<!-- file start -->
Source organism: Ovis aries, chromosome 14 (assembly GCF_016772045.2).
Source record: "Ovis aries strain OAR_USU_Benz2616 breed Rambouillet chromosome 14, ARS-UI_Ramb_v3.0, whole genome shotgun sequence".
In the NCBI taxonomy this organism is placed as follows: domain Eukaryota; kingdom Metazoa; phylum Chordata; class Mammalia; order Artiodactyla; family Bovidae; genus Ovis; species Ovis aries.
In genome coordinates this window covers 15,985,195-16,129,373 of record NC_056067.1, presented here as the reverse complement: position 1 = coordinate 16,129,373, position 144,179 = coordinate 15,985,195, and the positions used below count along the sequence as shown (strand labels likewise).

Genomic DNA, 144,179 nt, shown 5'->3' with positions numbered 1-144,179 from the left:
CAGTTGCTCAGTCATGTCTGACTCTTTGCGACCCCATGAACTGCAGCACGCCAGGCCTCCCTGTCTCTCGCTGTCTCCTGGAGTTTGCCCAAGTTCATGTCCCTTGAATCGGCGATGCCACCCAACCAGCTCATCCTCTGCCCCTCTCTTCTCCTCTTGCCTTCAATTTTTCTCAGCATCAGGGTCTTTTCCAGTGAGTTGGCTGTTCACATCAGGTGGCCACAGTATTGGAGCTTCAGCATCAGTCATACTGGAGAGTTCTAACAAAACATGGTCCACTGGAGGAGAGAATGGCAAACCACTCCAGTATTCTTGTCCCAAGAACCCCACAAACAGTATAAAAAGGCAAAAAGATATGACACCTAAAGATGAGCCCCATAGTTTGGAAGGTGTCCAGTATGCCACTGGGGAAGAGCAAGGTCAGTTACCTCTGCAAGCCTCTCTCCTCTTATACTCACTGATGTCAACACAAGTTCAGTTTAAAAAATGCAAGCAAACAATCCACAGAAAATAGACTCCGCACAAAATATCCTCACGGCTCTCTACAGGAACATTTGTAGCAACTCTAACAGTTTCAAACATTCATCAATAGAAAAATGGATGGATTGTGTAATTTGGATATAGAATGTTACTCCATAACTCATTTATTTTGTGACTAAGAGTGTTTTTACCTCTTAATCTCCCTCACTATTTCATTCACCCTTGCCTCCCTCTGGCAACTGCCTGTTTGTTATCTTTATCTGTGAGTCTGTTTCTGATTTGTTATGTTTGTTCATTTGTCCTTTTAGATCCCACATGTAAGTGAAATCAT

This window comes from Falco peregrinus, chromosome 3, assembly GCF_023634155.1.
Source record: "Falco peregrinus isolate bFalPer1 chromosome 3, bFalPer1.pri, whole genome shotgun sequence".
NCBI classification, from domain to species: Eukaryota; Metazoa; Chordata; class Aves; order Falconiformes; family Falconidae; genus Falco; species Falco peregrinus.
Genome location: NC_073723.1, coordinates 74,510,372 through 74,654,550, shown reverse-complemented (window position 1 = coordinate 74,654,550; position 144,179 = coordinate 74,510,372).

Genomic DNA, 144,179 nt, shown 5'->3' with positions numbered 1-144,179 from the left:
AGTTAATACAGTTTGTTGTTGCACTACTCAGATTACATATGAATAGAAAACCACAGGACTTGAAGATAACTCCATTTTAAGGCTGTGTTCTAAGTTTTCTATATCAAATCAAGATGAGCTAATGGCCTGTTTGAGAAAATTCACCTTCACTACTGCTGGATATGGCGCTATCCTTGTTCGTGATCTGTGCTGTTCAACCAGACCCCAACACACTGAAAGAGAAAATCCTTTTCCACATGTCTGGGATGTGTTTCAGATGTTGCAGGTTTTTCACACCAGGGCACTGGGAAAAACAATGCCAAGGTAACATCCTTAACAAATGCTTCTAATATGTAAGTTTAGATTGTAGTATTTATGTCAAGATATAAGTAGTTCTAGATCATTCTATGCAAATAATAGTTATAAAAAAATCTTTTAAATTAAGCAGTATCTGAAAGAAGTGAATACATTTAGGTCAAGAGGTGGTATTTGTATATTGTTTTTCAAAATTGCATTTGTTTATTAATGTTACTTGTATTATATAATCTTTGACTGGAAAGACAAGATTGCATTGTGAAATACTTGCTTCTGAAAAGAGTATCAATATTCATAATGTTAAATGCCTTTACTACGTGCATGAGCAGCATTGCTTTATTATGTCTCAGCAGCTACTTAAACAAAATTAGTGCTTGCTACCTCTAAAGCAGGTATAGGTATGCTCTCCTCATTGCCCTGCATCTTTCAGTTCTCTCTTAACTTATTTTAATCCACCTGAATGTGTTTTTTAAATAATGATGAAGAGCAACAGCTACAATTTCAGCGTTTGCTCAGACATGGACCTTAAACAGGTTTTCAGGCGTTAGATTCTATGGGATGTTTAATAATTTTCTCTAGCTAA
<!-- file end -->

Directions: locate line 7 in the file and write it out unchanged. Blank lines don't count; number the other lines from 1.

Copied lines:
This window comes from Falco peregrinus, chromosome 3, assembly GCF_023634155.1.